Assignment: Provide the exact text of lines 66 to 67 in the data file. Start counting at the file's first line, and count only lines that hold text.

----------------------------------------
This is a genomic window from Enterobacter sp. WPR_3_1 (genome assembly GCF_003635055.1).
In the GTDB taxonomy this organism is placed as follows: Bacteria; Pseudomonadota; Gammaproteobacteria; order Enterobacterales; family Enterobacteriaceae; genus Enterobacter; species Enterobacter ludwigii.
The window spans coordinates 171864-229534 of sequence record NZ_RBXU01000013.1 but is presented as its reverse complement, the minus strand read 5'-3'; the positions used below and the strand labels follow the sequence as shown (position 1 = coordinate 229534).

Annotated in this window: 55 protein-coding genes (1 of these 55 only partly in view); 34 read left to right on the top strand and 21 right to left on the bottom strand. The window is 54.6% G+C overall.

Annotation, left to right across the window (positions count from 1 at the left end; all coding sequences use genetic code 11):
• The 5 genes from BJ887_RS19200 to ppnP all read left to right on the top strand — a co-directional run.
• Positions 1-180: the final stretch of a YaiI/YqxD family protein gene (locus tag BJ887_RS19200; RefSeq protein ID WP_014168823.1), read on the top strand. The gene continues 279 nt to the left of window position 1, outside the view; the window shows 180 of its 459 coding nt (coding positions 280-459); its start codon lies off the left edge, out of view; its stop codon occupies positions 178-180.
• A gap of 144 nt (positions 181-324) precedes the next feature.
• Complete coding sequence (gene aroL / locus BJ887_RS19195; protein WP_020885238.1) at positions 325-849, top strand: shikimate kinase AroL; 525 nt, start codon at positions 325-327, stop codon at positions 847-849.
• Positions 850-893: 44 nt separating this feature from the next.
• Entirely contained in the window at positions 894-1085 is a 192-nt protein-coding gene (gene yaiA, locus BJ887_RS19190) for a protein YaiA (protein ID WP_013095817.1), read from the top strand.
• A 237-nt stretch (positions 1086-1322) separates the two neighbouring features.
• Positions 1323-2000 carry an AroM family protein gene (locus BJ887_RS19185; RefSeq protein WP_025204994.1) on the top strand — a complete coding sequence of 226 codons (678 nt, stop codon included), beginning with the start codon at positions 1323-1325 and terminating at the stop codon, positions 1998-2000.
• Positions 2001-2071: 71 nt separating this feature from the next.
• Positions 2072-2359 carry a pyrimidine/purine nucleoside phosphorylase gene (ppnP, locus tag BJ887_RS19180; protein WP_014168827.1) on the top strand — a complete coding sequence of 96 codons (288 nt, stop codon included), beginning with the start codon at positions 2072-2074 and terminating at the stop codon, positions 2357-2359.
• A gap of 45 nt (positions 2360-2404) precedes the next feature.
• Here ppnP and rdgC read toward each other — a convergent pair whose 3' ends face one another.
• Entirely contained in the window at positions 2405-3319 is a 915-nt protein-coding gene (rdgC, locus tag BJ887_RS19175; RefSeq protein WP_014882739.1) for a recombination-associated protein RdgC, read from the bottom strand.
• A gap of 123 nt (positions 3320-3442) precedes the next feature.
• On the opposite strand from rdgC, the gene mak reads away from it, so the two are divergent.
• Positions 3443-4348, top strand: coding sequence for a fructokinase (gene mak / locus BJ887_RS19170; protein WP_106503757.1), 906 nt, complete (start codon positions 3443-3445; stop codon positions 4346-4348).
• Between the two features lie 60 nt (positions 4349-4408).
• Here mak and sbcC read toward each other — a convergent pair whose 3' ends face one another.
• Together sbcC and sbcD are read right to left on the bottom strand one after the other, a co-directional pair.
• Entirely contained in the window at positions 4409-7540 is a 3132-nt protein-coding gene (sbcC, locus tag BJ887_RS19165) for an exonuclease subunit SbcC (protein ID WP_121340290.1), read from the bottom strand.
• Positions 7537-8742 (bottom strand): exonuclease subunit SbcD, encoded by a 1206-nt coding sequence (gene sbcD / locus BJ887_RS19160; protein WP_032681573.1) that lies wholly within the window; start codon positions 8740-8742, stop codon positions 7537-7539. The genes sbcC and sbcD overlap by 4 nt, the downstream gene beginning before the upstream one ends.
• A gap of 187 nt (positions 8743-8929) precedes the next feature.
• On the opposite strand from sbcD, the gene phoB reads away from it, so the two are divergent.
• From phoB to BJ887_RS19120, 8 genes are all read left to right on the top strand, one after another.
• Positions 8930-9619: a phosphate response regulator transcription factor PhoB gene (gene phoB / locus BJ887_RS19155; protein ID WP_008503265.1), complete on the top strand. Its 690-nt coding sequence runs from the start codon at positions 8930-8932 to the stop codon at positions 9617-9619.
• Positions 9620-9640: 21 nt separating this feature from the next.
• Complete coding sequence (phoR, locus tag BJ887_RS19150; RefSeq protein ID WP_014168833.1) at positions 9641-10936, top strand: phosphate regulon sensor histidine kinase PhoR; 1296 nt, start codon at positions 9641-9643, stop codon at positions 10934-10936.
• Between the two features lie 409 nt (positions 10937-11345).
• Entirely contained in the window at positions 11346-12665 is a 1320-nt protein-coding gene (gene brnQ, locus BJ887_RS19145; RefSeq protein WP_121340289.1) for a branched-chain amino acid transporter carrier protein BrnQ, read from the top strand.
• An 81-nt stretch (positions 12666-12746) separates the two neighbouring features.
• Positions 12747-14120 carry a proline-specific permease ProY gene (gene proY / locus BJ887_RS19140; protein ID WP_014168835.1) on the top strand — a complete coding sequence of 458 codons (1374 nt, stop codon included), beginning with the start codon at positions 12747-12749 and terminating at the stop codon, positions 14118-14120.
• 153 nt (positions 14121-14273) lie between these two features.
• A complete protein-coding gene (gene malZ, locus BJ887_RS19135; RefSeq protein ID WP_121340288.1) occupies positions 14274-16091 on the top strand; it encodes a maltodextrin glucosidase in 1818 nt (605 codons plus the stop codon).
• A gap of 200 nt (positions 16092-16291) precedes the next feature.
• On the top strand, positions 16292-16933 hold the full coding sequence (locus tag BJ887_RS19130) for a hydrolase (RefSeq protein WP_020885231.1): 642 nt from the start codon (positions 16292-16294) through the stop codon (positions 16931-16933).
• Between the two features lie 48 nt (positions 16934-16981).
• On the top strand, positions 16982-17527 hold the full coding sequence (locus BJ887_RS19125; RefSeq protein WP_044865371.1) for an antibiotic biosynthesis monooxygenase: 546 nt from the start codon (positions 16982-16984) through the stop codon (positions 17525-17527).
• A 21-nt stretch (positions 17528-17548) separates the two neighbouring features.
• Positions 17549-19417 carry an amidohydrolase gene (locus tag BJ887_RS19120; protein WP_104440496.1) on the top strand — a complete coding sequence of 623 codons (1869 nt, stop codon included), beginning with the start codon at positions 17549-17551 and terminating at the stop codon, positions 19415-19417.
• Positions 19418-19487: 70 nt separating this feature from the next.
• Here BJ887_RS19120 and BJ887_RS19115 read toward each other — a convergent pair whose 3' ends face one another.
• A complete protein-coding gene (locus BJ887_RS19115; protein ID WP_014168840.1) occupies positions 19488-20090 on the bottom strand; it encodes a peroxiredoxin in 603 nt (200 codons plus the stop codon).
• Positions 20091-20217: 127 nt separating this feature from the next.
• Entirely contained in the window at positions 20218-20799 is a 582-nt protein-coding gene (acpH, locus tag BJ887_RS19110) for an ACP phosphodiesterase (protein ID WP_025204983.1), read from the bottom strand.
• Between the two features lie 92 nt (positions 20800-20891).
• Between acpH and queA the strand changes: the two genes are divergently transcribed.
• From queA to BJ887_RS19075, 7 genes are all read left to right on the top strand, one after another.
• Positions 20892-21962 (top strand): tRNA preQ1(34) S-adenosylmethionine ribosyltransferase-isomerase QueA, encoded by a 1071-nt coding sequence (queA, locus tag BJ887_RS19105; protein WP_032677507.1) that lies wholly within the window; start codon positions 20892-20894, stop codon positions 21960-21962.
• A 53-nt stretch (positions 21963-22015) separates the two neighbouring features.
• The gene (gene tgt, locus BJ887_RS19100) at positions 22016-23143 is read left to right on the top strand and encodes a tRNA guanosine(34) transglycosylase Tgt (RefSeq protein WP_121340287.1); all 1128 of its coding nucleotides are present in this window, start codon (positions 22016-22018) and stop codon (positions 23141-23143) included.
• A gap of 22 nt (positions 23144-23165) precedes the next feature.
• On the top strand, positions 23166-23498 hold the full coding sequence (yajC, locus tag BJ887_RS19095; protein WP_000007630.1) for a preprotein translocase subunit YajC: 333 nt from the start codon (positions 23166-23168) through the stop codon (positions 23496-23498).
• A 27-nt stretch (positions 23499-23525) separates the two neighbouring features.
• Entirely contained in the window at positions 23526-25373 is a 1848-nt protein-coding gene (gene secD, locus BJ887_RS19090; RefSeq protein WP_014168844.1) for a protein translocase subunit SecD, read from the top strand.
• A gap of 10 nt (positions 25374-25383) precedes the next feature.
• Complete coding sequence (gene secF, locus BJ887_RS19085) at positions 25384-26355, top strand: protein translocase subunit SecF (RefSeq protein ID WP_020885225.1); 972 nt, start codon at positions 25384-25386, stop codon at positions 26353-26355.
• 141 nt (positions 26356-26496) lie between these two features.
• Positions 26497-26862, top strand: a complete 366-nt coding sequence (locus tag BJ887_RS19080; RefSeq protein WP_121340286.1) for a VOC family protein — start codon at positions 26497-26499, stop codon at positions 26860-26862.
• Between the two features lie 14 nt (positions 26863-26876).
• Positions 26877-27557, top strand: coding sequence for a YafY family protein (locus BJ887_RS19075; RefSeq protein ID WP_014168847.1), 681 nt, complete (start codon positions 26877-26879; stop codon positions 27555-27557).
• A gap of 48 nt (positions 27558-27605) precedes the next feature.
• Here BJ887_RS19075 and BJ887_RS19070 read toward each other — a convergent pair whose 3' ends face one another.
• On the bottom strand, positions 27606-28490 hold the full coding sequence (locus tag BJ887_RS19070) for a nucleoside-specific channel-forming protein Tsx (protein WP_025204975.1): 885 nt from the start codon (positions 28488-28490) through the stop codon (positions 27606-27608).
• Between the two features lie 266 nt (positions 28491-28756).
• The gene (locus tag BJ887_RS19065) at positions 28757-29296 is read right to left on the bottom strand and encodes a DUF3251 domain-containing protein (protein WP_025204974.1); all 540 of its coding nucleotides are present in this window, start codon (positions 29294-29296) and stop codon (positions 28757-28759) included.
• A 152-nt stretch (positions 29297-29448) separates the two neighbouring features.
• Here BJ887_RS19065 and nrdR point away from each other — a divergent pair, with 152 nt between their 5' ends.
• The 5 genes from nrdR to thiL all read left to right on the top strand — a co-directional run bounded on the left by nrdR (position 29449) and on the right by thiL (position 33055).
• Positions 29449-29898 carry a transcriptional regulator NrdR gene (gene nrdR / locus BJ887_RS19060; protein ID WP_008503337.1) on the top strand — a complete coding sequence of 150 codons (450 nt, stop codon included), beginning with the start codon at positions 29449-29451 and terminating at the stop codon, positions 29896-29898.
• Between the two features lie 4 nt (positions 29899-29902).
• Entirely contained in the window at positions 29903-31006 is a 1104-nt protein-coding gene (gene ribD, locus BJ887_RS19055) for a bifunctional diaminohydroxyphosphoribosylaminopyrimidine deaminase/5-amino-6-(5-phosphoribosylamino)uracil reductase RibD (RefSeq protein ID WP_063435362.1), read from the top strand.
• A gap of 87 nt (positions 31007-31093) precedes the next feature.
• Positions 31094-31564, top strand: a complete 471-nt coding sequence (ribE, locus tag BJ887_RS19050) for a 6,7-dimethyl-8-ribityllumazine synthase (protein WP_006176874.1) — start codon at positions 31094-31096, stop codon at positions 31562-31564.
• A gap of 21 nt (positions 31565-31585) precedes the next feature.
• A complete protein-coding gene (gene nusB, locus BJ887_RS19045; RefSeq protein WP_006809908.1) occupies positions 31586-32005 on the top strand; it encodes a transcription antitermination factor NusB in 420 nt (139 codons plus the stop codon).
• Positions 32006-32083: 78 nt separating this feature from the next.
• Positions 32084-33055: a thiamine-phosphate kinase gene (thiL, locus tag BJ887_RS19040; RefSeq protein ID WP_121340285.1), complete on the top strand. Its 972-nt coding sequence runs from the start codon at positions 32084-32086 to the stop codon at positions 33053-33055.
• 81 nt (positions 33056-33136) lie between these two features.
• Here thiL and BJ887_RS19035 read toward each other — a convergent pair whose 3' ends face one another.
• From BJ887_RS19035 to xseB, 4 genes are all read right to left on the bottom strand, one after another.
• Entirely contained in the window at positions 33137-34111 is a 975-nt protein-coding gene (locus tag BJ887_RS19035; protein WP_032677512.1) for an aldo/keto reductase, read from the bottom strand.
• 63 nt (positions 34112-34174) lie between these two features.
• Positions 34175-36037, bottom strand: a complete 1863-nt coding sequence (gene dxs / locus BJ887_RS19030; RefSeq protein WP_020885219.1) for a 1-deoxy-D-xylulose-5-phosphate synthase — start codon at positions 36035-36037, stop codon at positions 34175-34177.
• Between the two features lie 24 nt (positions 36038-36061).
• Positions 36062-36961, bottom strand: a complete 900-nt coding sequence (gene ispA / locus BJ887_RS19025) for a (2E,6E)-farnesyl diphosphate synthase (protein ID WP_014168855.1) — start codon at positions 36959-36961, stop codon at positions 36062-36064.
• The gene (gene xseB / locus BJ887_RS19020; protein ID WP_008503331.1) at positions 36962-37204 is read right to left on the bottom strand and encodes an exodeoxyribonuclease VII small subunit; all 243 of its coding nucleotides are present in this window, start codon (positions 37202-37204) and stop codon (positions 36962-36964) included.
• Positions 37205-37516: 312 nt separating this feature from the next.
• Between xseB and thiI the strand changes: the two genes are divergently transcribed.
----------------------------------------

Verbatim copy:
• A gap of 48 nt (positions 27558-27605) precedes the next feature.
• Here BJ887_RS19075 and BJ887_RS19070 read toward each other — a convergent pair whose 3' ends face one another.